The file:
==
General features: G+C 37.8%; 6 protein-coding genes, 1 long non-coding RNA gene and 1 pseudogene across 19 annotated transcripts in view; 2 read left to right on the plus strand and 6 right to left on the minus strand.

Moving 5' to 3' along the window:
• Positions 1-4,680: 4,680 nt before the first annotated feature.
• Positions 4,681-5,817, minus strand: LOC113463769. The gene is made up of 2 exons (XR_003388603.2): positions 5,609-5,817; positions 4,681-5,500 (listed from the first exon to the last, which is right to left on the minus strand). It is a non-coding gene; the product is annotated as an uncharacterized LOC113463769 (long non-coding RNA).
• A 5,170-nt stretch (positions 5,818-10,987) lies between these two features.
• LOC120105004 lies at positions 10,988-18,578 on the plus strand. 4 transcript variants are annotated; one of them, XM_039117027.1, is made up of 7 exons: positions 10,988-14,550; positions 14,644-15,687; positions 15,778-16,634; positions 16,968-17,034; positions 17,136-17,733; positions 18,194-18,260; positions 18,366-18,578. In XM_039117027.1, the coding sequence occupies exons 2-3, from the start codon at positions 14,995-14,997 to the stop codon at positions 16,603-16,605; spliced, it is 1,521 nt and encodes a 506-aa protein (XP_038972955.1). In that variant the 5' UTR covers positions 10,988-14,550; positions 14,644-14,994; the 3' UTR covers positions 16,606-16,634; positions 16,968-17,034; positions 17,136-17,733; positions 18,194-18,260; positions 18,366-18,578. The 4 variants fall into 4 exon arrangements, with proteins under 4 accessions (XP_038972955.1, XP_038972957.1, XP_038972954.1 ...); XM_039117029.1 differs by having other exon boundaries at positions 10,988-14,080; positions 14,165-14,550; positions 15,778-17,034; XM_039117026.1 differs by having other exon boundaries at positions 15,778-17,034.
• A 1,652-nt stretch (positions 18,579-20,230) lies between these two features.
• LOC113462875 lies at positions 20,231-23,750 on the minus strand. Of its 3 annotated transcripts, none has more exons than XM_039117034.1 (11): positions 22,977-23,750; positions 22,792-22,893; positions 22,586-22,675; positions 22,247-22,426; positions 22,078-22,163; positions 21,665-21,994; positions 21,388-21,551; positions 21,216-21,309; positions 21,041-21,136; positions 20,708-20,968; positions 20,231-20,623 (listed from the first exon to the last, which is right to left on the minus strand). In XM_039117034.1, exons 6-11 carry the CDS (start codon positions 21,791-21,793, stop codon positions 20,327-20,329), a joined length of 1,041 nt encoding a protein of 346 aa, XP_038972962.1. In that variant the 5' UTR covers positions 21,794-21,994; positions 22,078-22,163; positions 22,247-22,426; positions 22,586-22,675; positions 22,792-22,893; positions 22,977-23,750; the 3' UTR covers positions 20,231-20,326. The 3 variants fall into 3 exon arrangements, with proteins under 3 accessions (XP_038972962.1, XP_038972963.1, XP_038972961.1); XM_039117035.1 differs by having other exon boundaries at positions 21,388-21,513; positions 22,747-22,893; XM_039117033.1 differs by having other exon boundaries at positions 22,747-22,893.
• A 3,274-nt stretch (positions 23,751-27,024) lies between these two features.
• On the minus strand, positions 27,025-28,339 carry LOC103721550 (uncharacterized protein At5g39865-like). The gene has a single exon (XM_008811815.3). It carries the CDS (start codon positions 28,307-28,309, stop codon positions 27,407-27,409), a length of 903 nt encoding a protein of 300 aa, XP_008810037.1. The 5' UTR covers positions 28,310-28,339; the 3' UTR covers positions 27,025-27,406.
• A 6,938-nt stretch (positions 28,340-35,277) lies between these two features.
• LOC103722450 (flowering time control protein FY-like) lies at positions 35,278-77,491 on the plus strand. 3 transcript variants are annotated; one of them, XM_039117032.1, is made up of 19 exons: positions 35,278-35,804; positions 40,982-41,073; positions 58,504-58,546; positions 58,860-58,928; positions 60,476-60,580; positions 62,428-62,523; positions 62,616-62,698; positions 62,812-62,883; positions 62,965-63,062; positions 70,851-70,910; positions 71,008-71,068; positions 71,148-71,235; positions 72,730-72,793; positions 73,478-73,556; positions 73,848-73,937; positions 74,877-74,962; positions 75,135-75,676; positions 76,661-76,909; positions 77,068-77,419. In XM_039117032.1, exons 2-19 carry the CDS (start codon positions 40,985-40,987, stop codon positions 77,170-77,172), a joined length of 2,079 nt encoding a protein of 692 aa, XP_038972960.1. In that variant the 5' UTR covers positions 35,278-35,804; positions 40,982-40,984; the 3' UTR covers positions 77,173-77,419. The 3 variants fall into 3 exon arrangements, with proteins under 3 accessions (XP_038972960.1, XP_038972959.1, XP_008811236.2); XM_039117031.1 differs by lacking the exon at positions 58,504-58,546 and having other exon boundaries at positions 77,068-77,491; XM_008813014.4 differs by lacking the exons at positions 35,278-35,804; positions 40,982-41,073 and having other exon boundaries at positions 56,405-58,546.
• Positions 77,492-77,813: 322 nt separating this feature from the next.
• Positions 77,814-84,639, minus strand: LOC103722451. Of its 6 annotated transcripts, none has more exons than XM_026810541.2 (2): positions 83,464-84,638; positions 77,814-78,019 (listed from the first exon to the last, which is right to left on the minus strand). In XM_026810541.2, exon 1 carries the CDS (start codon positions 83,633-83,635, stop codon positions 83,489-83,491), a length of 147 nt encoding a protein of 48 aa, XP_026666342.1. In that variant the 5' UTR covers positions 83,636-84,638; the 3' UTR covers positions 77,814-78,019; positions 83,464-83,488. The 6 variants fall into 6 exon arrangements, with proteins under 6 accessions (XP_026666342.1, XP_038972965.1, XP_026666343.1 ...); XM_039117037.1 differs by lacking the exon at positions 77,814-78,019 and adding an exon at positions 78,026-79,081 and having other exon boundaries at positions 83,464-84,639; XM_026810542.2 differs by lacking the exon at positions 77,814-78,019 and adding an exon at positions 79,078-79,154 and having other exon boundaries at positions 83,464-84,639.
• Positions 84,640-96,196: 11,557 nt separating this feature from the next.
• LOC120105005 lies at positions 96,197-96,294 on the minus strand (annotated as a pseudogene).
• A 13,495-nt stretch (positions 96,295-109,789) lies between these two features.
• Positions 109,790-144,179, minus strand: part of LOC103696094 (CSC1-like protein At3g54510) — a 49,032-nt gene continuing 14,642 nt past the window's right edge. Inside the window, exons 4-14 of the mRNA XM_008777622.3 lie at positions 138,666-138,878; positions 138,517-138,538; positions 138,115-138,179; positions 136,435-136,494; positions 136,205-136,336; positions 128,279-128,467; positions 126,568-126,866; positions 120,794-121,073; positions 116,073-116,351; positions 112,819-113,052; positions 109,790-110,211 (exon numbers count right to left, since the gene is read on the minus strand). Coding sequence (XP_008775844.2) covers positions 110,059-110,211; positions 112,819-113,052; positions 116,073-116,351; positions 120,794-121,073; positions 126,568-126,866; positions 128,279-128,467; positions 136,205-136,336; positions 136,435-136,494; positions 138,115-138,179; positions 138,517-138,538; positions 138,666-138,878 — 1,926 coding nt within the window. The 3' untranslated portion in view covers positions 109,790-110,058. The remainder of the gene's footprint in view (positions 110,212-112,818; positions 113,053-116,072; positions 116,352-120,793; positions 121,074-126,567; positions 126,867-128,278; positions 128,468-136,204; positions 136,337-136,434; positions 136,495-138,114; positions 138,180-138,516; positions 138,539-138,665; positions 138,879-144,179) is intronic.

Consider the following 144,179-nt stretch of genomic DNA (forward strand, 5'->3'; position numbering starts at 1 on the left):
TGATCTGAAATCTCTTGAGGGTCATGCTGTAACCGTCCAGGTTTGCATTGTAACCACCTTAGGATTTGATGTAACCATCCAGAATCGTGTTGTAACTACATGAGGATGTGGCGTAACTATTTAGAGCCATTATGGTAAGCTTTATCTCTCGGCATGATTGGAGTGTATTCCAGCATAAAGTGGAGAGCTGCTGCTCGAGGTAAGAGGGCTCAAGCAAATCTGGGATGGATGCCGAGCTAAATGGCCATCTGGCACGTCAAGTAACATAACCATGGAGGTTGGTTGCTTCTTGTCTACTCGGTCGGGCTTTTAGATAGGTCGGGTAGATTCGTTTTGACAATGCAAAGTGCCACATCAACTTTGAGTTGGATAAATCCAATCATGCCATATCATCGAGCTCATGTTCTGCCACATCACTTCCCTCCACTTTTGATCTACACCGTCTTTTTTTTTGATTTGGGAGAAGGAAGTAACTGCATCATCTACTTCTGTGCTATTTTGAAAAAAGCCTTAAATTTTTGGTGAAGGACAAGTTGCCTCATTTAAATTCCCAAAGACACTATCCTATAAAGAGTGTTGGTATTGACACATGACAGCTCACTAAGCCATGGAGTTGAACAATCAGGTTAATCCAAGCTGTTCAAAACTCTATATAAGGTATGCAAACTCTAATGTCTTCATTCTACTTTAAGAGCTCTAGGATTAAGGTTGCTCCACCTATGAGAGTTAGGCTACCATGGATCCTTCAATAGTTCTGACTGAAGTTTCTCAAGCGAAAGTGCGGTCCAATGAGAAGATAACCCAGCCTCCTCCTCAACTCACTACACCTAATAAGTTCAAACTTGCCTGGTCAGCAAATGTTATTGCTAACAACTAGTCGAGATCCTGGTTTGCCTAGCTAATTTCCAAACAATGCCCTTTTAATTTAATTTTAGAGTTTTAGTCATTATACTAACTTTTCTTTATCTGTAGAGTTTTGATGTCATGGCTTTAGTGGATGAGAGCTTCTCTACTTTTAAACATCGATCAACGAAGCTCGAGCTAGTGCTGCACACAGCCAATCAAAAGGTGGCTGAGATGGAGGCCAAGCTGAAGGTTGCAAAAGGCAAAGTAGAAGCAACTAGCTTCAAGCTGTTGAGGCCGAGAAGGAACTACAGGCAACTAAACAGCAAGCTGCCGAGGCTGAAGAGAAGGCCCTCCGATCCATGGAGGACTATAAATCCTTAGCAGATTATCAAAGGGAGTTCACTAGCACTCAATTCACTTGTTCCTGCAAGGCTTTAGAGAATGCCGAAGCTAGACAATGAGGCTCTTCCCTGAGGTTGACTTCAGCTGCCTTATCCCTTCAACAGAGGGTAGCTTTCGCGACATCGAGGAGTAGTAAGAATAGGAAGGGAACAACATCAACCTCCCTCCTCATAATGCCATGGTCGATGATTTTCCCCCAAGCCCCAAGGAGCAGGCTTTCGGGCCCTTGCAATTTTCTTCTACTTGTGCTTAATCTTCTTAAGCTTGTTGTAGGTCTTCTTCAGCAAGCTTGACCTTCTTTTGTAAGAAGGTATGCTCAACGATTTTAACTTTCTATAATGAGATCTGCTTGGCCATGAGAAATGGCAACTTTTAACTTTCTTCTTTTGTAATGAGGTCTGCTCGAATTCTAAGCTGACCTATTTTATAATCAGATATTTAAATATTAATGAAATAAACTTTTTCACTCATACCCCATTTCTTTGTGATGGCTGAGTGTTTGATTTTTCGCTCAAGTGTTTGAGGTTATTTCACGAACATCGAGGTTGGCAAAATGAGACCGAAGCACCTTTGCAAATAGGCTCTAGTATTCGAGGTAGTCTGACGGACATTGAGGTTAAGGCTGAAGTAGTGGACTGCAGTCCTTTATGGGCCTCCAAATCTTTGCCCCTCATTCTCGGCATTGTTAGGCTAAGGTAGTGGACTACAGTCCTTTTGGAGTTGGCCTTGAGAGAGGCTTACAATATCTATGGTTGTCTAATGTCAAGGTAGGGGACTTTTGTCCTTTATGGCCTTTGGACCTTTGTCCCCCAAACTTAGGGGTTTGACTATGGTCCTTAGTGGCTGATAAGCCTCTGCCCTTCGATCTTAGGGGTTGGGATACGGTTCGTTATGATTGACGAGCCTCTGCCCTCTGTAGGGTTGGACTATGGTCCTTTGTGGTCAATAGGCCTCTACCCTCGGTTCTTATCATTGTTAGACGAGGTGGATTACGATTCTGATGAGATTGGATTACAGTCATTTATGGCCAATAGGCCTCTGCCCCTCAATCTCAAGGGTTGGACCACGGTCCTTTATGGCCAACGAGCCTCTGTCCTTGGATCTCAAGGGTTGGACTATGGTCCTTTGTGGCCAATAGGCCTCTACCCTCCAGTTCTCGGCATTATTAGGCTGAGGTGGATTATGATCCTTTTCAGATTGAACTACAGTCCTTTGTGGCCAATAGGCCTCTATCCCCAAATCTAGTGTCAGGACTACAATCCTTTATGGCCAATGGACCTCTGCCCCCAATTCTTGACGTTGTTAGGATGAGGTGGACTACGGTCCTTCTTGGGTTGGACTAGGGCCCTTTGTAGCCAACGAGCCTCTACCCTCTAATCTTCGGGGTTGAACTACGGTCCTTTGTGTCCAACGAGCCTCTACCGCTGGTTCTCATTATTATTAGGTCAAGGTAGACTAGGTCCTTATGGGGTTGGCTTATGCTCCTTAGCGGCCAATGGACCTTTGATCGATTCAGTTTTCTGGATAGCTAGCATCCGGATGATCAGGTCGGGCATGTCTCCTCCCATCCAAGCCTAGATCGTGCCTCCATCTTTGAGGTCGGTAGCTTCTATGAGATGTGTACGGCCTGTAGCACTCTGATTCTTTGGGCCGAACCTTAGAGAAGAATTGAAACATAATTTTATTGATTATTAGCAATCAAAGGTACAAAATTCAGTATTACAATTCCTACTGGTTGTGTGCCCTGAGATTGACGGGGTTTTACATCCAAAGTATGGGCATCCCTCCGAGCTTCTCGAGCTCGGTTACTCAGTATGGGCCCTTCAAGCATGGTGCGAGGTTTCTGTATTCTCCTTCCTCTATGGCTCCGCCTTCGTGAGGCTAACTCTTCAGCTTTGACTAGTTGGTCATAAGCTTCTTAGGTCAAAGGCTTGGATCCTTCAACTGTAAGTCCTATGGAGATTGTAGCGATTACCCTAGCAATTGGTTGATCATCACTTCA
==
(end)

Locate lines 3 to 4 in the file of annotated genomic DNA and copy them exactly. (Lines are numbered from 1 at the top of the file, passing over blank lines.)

• Positions 1-4,680: 4,680 nt before the first annotated feature.
• Positions 4,681-5,817, minus strand: LOC113463769. The gene is made up of 2 exons (XR_003388603.2): positions 5,609-5,817; positions 4,681-5,500 (listed from the first exon to the last, which is right to left on the minus strand). It is a non-coding gene; the product is annotated as an uncharacterized LOC113463769 (long non-coding RNA).